JOMO KWAME SUNDARAM: Well, the crisis of a decade ago really began because of the housing bubble. But because of what were politely termed collateralized debt securities, the other banks all over the world, which were holding those securities, basically got into serious trouble. I seriously do not expect that scenario to repeat itself, or for that matter the scenario from 21 years ago with the Asian crisis. Each crisis usually has something very novel, something very different about it. And it’s very difficult to predict the triggers for a new crisis. Nor is it possible for us to predict with any degree of certainty the vulnerability.
I think it is generally agreed that sovereign debt has begun to grow once again, and corporate debt is huge. And very interestingly, in many economies, the push towards greater so-called financial inclusion has also meant that household debt has increased. In Korea for example, about over a decade ago there was a problem with so-called credit card debt. And that has been addressed. But in other economies, there have been very few efforts, for example, to rein in household and personal debt. So it’s very difficult to predict the trigger and to measure the extent of vulnerability.
And the cause of these crises is often very unpredictable as well, because a lot of it has to do with what is politely termed confidence and investor confidence. And unfortunately, in crisis situations, there tends to be panic. People rush for the door. They often get out of particular markets which they see as especially vulnerable. And it’s not possible, in my view, to predict the cause of any crisis with any degree of certainty. I certainly think that even those who pointed out- and there were relatively few, people like Dean Baker and others- who pointed out the vulnerability of the American economy over a decade ago, none of them would have been able to predict the exact cause of that particular crisis and its full ramifications.
So the financial crisis, of course, was addressed partly towards the end of the Bush administration and the beginning of the Obama administration in particular ways, which then had knock-on effects in terms of the effects on the real economy. And the initial fiscal effort in the U.S. And in other parts of the world paid off. But all too soon, financial interests began to assert themselves once again, especially after their rescue, and began to insist that the fiscal effort be cut back and reversed. So at the very moment when the so-called green shoots of recovery were beginning to emerge, they were kind of nipped in the bud, so to speak, by austerity measures which were subsequently followed up by the unconventional monetary policies, including what you described as quantitative easing.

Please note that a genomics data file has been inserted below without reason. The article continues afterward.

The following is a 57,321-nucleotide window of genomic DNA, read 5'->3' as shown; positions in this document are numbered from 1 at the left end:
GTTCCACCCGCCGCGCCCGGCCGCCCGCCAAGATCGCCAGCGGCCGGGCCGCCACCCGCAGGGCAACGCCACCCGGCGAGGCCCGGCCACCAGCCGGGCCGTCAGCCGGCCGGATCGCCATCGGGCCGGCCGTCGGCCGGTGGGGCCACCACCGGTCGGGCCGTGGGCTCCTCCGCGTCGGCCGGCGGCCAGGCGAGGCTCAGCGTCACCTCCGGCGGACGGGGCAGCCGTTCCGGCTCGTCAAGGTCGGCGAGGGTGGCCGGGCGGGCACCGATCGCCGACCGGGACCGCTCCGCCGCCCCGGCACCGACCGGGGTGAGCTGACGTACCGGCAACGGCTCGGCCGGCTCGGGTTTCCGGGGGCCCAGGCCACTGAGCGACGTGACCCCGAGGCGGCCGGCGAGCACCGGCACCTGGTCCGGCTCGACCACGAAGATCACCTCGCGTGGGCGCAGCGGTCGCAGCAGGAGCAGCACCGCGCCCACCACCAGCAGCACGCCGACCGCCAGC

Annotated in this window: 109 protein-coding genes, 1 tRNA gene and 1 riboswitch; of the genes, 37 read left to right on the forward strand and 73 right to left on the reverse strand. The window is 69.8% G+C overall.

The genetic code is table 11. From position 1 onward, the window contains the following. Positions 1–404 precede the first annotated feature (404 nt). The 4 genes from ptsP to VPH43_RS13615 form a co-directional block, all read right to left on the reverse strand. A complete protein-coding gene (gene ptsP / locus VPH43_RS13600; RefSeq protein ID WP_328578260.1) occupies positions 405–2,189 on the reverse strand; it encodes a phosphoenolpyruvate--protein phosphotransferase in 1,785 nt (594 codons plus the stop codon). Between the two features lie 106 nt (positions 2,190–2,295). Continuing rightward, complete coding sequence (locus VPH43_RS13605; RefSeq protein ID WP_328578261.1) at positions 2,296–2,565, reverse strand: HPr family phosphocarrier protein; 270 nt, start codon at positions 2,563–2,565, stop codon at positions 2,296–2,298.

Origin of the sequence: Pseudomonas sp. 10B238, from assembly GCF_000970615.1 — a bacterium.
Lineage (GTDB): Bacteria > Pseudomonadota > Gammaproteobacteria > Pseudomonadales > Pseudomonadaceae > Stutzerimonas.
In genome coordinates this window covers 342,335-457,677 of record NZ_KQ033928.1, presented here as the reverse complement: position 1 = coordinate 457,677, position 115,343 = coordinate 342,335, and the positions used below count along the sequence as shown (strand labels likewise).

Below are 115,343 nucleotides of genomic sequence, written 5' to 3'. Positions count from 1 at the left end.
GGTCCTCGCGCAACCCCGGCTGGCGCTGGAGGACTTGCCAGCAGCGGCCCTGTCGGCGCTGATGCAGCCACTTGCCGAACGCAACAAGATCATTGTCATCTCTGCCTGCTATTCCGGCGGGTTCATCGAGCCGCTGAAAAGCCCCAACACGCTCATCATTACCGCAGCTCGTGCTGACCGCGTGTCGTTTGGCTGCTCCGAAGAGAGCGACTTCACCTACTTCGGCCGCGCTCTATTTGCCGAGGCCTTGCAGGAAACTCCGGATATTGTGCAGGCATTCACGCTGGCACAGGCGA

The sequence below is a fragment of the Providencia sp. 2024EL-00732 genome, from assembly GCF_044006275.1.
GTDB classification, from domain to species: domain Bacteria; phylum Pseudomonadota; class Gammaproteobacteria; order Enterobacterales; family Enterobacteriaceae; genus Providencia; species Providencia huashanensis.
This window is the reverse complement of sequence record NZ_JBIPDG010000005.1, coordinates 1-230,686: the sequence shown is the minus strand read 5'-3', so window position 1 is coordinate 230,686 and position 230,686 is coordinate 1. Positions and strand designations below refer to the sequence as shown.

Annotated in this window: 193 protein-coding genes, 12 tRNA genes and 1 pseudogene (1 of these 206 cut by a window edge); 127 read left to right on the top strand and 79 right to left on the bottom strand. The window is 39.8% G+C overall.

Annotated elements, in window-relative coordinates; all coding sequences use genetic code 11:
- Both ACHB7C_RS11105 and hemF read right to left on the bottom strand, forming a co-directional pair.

But quantitative easing was probably the most significant unconventional monetary measures. But there were a number of accompanying monetary measures which were significant. Now how this whole crisis following the Lehman played itself out in different parts of the world, of course, was a very complex story. And again, we have many different stories to tell about, for example, what happened in the Netherlands, where the government, for example, came in and virtually nationalized almost the entire banking system, which is again, quite different from what happened in other economies. And in the developing world as well, there was a great deal of variation.
So it’s very difficult to sum it all up in one single narrative. But I would be very, very hesitant to do to actually put my finger on what might be the trigger for a new crisis. And certainly, I think we can identify certain vulnerabilities and we should warn about the vulnerabilities. But it’s very difficult to be very sure ahead of the fact of how exactly a crisis will play itself out.
GREG WILPERT: Okay, well we’re going to have to leave it there. And I hope we can have you on again to dig into some of these issues. I was speaking to Jomo, Chair in International Studies at the Institute of Strategic and International Studies in Malaysia. Thanks again, Jomo, for having joined us today.
JOMO KWAME SUNDARAM: You are most welcome. Thank you for having me.
GREG WILPERT: And thank you for joining The Real News Network.